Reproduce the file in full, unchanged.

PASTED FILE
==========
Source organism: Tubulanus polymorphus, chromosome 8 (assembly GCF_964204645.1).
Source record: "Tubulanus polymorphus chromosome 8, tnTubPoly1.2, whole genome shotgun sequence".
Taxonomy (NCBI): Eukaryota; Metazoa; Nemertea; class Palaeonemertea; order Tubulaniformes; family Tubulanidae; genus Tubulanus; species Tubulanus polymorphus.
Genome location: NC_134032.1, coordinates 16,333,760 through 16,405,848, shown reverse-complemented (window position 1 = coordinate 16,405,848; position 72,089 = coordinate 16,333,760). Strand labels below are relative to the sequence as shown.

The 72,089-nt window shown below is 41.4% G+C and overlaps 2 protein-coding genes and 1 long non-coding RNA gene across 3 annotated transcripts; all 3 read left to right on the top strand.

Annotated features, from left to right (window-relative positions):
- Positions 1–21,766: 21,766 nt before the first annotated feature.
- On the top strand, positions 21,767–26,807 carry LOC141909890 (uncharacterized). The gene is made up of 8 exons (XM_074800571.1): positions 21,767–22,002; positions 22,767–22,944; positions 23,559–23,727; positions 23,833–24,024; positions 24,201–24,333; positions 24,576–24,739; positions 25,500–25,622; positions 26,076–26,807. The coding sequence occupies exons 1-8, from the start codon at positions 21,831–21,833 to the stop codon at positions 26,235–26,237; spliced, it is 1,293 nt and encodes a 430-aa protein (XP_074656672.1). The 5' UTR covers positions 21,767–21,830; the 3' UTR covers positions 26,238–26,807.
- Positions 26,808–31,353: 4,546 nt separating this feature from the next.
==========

Source organism: Tubulanus polymorphus, chromosome 8 (assembly GCF_964204645.1).
Source record: "Tubulanus polymorphus chromosome 8, tnTubPoly1.2, whole genome shotgun sequence".
Taxonomy (NCBI): Eukaryota; Metazoa; Nemertea; class Palaeonemertea; order Tubulaniformes; family Tubulanidae; genus Tubulanus; species Tubulanus polymorphus.
Genome location: NC_134032.1, coordinates 16,333,760 through 16,405,848, shown reverse-complemented (window position 1 = coordinate 16,405,848; position 72,089 = coordinate 16,333,760). Strand labels below are relative to the sequence as shown.

The 72,089-nt window shown below is 41.4% G+C and overlaps 2 protein-coding genes and 1 long non-coding RNA gene across 3 annotated transcripts; all 3 read left to right on the top strand.

Annotated features, from left to right (window-relative positions):
- Positions 1–21,766: 21,766 nt before the first annotated feature.
- On the top strand, positions 21,767–26,807 carry LOC141909890 (uncharacterized). The gene is made up of 8 exons (XM_074800571.1): positions 21,767–22,002; positions 22,767–22,944; positions 23,559–23,727; positions 23,833–24,024; positions 24,201–24,333; positions 24,576–24,739; positions 25,500–25,622; positions 26,076–26,807. The coding sequence occupies exons 1-8, from the start codon at positions 21,831–21,833 to the stop codon at positions 26,235–26,237; spliced, it is 1,293 nt and encodes a 430-aa protein (XP_074656672.1). The 5' UTR covers positions 21,767–21,830; the 3' UTR covers positions 26,238–26,807.
- Positions 26,808–31,353: 4,546 nt separating this feature from the next.